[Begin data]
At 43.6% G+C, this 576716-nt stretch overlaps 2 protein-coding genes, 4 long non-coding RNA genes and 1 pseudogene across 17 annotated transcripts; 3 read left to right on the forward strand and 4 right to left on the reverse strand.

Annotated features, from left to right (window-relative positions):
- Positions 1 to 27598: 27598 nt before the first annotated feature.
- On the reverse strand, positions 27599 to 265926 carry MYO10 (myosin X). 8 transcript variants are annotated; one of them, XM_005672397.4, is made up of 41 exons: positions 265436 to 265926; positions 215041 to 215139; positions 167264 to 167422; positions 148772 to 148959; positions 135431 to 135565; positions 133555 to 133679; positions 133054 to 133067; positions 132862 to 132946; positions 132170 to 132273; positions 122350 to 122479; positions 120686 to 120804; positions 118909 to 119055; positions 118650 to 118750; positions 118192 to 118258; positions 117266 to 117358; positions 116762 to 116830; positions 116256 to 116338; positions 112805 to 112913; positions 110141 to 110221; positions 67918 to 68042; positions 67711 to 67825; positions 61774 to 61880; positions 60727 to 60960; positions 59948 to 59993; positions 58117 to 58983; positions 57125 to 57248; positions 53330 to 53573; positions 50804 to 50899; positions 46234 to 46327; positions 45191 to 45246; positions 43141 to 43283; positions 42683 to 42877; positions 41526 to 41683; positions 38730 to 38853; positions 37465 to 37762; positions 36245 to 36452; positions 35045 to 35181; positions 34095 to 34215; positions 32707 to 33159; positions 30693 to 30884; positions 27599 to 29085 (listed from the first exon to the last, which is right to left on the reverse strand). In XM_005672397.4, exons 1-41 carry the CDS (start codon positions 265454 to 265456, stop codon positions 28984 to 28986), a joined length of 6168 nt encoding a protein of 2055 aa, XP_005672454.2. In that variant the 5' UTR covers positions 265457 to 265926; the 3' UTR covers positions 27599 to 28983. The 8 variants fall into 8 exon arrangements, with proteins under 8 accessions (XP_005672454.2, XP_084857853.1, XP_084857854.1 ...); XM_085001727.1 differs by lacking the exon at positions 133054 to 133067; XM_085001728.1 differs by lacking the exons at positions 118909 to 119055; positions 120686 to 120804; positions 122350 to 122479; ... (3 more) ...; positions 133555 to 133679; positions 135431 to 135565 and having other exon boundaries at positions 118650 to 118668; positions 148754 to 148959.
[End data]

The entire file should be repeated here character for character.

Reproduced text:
At 43.6% G+C, this 576716-nt stretch overlaps 2 protein-coding genes, 4 long non-coding RNA genes and 1 pseudogene across 17 annotated transcripts; 3 read left to right on the forward strand and 4 right to left on the reverse strand.

Annotated features, from left to right (window-relative positions):
- Positions 1 to 27598: 27598 nt before the first annotated feature.
- On the reverse strand, positions 27599 to 265926 carry MYO10 (myosin X). 8 transcript variants are annotated; one of them, XM_005672397.4, is made up of 41 exons: positions 265436 to 265926; positions 215041 to 215139; positions 167264 to 167422; positions 148772 to 148959; positions 135431 to 135565; positions 133555 to 133679; positions 133054 to 133067; positions 132862 to 132946; positions 132170 to 132273; positions 122350 to 122479; positions 120686 to 120804; positions 118909 to 119055; positions 118650 to 118750; positions 118192 to 118258; positions 117266 to 117358; positions 116762 to 116830; positions 116256 to 116338; positions 112805 to 112913; positions 110141 to 110221; positions 67918 to 68042; positions 67711 to 67825; positions 61774 to 61880; positions 60727 to 60960; positions 59948 to 59993; positions 58117 to 58983; positions 57125 to 57248; positions 53330 to 53573; positions 50804 to 50899; positions 46234 to 46327; positions 45191 to 45246; positions 43141 to 43283; positions 42683 to 42877; positions 41526 to 41683; positions 38730 to 38853; positions 37465 to 37762; positions 36245 to 36452; positions 35045 to 35181; positions 34095 to 34215; positions 32707 to 33159; positions 30693 to 30884; positions 27599 to 29085 (listed from the first exon to the last, which is right to left on the reverse strand). In XM_005672397.4, exons 1-41 carry the CDS (start codon positions 265454 to 265456, stop codon positions 28984 to 28986), a joined length of 6168 nt encoding a protein of 2055 aa, XP_005672454.2. In that variant the 5' UTR covers positions 265457 to 265926; the 3' UTR covers positions 27599 to 28983. The 8 variants fall into 8 exon arrangements, with proteins under 8 accessions (XP_005672454.2, XP_084857853.1, XP_084857854.1 ...); XM_085001727.1 differs by lacking the exon at positions 133054 to 133067; XM_085001728.1 differs by lacking the exons at positions 118909 to 119055; positions 120686 to 120804; positions 122350 to 122479; ... (3 more) ...; positions 133555 to 133679; positions 135431 to 135565 and having other exon boundaries at positions 118650 to 118668; positions 148754 to 148959.